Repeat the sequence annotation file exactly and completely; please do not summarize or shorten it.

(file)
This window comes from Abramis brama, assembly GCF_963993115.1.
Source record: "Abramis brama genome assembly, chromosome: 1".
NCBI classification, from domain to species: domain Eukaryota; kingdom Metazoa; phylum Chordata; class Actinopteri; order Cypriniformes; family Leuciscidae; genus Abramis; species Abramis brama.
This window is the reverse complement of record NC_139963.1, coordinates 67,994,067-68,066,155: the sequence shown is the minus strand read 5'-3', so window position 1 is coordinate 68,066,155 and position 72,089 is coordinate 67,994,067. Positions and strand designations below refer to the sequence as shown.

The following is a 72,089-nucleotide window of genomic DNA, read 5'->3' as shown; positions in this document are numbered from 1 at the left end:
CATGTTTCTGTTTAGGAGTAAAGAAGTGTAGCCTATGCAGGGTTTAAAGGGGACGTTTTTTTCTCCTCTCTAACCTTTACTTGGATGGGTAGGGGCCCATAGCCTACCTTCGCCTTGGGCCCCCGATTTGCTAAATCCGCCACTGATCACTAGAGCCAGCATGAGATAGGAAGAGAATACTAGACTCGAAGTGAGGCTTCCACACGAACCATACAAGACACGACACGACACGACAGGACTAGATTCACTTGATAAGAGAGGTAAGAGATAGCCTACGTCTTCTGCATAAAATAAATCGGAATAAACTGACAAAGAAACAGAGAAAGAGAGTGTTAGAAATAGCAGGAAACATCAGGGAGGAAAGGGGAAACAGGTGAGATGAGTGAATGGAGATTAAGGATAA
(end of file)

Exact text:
This window comes from Abramis brama, assembly GCF_963993115.1.
Source record: "Abramis brama genome assembly, chromosome: 1".
NCBI classification, from domain to species: domain Eukaryota; kingdom Metazoa; phylum Chordata; class Actinopteri; order Cypriniformes; family Leuciscidae; genus Abramis; species Abramis brama.
This window is the reverse complement of record NC_139963.1, coordinates 67,994,067-68,066,155: the sequence shown is the minus strand read 5'-3', so window position 1 is coordinate 68,066,155 and position 72,089 is coordinate 67,994,067. Positions and strand designations below refer to the sequence as shown.

The following is a 72,089-nucleotide window of genomic DNA, read 5'->3' as shown; positions in this document are numbered from 1 at the left end:
CATGTTTCTGTTTAGGAGTAAAGAAGTGTAGCCTATGCAGGGTTTAAAGGGGACGTTTTTTTCTCCTCTCTAACCTTTACTTGGATGGGTAGGGGCCCATAGCCTACCTTCGCCTTGGGCCCCCGATTTGCTAAATCCGCCACTGATCACTAGAGCCAGCATGAGATAGGAAGAGAATACTAGACTCGAAGTGAGGCTTCCACACGAACCATACAAGACACGACACGACACGACAGGACTAGATTCACTTGATAAGAGAGGTAAGAGATAGCCTACGTCTTCTGCATAAAATAAATCGGAATAAACTGACAAAGAAACAGAGAAAGAGAGTGTTAGAAATAGCAGGAAACATCAGGGAGGAAAGGGGAAACAGGTGAGATGAGTGAATGGAGATTAAGGATAA